Concept of Titan's surface which has long captured the imagination of astronomers and scientists,

Concept of Titan’s surface which has long captured the imagination of astronomers and scientists,

Understanding the dynamics of Titan’s atmosphere could help researchers better understand those of primordial Earth. That is because there are some theories that a young Earth held large amounts of methane possibly just like that of Saturn’s moon.

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MAVEN Orbits Mars

After a 10-month journey, confirmation of successful orbit insertion was received on September 21, 2014 from MAVEN and as a result our exploration of Mars continues.

Artist's concept of Maven in orbit around the planet Mars. Image Credit: NASA/GSFC.

Artist’s concept of Maven in orbit around the planet Mars. Image Credit: NASA/GSFC.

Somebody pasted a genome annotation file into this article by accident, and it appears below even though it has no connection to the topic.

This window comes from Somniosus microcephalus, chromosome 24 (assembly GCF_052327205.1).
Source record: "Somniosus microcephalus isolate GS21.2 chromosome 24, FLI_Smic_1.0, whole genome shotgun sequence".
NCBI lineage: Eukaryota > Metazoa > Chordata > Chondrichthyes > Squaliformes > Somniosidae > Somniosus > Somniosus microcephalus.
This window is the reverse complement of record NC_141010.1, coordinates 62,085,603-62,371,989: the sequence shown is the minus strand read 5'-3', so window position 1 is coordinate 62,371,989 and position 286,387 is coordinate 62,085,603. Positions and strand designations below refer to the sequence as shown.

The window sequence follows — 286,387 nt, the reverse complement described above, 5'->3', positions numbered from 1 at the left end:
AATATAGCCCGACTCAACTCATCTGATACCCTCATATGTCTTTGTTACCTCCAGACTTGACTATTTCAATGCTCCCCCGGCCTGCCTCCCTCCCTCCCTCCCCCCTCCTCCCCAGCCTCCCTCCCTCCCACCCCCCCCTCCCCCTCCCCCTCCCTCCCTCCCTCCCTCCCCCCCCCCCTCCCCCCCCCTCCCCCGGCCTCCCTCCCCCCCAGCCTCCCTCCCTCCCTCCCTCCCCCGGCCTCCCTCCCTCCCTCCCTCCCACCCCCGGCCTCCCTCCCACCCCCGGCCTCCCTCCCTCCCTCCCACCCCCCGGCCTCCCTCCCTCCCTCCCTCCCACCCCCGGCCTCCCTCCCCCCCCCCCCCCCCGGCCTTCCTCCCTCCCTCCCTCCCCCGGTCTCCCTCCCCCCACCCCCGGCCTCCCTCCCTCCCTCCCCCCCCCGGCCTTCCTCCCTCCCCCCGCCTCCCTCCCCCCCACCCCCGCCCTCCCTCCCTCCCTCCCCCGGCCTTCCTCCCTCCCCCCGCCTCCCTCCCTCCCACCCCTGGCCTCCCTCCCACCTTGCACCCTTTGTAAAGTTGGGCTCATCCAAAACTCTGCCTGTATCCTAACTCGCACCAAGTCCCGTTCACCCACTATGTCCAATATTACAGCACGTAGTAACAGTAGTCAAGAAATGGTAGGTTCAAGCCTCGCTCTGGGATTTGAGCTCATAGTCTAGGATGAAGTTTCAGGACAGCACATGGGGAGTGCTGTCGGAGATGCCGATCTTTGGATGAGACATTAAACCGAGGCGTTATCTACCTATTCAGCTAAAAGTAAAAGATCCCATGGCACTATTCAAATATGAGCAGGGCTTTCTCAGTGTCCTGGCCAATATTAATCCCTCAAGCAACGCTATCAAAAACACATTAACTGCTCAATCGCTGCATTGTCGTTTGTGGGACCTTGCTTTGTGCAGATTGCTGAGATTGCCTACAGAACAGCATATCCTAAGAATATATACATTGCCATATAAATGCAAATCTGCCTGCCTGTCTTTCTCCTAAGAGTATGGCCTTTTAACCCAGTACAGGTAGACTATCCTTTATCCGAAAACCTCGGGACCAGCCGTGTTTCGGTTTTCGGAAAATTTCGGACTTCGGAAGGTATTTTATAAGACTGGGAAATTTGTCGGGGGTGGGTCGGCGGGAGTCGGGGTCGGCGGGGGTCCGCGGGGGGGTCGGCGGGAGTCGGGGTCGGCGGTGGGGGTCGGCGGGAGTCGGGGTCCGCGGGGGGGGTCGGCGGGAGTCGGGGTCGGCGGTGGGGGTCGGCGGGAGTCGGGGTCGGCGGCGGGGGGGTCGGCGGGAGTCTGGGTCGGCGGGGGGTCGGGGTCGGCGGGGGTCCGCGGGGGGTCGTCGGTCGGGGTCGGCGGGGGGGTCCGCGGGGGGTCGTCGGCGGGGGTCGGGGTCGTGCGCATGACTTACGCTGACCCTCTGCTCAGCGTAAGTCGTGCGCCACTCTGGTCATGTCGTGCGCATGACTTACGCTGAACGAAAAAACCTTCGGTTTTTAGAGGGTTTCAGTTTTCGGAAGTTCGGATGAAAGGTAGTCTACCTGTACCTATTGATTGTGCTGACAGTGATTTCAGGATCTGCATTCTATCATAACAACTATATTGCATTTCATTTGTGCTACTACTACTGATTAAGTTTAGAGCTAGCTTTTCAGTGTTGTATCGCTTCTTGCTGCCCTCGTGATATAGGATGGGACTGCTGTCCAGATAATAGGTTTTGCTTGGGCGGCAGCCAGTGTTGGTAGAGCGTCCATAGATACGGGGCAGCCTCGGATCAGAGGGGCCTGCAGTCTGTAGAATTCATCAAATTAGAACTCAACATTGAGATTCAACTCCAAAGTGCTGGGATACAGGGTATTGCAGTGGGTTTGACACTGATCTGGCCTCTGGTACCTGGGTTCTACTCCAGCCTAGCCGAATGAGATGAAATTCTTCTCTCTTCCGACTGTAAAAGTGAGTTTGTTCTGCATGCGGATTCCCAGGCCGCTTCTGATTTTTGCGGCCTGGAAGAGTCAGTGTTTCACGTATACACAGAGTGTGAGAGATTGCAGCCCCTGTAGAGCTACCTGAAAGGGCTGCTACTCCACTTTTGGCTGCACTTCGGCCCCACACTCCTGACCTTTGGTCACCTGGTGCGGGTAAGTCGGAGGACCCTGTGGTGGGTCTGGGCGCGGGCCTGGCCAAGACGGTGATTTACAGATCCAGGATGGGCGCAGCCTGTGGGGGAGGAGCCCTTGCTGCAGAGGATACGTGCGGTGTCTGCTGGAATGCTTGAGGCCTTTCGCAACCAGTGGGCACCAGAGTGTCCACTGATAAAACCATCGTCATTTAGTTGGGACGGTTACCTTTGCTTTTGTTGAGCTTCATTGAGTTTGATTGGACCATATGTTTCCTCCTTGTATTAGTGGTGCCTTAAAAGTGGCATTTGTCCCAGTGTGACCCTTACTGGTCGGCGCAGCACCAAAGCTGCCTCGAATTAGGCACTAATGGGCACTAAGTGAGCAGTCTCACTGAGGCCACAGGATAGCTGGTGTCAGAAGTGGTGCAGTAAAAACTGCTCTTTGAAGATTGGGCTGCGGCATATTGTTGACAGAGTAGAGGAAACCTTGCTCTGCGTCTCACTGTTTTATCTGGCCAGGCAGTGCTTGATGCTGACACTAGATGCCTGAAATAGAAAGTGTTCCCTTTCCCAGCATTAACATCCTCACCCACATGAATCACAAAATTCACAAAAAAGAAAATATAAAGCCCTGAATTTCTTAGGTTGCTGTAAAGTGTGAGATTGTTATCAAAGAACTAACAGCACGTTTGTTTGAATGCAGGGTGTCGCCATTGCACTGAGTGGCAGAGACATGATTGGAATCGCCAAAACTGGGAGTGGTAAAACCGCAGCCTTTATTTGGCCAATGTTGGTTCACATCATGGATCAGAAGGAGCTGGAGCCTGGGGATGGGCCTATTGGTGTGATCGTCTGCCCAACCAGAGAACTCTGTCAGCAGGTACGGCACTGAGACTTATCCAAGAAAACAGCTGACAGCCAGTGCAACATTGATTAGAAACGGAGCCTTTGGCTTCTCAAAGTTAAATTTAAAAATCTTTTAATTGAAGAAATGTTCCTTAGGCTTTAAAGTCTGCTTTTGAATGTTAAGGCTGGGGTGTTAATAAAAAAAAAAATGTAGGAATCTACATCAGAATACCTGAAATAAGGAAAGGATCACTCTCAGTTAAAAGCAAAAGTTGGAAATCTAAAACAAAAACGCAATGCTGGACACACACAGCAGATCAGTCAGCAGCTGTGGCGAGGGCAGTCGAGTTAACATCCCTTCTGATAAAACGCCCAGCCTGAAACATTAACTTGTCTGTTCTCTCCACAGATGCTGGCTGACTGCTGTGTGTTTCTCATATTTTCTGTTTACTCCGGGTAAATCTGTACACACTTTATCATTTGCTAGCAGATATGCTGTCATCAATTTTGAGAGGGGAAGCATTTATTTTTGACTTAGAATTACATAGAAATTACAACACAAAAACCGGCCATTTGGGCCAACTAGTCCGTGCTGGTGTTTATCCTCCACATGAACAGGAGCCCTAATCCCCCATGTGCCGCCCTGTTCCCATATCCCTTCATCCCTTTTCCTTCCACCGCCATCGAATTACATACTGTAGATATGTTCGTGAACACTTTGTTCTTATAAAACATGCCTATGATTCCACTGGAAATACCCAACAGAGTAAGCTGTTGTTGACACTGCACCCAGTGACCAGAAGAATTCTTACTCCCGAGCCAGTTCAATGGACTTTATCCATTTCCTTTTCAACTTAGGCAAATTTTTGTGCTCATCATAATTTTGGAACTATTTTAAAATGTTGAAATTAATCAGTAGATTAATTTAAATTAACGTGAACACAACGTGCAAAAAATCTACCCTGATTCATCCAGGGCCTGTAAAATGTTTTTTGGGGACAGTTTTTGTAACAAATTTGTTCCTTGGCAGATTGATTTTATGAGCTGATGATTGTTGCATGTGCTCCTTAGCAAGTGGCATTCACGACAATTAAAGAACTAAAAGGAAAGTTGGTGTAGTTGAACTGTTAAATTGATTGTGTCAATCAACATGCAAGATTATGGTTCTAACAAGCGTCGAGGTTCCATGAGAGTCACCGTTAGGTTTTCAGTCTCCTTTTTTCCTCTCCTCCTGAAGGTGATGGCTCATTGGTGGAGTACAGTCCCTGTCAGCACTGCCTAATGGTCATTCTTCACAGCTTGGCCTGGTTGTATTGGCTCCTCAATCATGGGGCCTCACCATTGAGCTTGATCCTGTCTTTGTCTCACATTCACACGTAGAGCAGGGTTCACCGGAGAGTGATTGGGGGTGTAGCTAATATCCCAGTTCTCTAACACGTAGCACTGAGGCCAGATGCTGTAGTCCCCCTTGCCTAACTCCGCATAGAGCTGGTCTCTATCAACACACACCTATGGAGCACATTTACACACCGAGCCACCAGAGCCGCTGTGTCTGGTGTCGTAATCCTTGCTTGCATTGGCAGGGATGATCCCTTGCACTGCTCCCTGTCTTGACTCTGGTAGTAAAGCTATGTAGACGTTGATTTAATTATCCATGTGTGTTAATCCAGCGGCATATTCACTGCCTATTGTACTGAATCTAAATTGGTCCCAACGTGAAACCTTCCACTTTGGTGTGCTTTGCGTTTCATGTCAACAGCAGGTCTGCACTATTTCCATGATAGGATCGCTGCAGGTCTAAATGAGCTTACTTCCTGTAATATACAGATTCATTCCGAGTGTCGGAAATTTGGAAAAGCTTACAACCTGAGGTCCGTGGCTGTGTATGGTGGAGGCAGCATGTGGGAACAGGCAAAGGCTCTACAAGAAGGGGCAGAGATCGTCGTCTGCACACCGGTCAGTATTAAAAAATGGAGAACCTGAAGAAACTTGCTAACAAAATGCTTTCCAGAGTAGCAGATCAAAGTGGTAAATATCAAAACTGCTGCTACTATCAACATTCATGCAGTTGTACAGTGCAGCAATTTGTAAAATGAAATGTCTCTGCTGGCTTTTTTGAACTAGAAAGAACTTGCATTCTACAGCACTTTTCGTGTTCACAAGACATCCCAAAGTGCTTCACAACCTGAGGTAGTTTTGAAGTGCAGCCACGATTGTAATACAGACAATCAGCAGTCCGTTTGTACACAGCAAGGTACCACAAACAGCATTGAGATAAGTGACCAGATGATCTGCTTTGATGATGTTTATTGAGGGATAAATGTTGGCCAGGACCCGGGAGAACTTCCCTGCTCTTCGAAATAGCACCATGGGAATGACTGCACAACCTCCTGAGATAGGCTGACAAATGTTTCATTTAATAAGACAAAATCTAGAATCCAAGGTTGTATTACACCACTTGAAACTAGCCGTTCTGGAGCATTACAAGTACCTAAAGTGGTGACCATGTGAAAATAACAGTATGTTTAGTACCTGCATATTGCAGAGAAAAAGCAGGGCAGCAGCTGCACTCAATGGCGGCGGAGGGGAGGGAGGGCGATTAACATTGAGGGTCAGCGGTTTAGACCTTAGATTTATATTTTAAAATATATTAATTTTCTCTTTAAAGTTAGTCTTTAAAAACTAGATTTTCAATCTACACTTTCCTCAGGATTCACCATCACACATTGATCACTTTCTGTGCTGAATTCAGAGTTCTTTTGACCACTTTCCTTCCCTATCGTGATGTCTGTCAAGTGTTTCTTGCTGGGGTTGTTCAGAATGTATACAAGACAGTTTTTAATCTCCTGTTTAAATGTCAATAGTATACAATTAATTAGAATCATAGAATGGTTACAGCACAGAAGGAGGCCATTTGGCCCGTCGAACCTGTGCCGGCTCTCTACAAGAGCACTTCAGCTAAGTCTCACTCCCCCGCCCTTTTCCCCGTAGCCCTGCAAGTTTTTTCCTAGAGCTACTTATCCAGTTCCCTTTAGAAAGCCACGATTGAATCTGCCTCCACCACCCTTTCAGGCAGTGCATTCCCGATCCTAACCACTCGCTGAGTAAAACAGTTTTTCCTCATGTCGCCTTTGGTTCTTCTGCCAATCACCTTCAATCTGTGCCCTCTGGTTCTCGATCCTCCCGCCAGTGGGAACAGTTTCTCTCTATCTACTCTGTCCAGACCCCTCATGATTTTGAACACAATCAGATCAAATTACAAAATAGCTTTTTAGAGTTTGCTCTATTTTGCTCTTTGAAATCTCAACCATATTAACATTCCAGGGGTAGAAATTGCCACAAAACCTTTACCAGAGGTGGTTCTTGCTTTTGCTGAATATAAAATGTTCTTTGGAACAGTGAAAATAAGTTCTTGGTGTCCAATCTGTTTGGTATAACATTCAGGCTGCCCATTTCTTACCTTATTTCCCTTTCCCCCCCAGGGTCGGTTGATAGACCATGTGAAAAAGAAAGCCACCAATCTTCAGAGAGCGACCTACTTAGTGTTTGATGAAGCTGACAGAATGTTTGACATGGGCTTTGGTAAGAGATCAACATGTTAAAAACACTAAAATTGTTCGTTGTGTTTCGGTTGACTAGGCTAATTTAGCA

MAVEN will now begin a six-week commissioning phase that includes maneuvering into its final science orbit and testing the instruments and science-mapping commands. MAVEN then will begin its one Earth-year primary mission, taking measurements of the composition, structure and escape of gases in Mars’ upper atmosphere and its interaction with the sun and solar wind.

Space missions take a lot of time and patience. For example this mission has taken 11 years from the original concept for MAVEN to now having a spacecraft in orbit at Mars.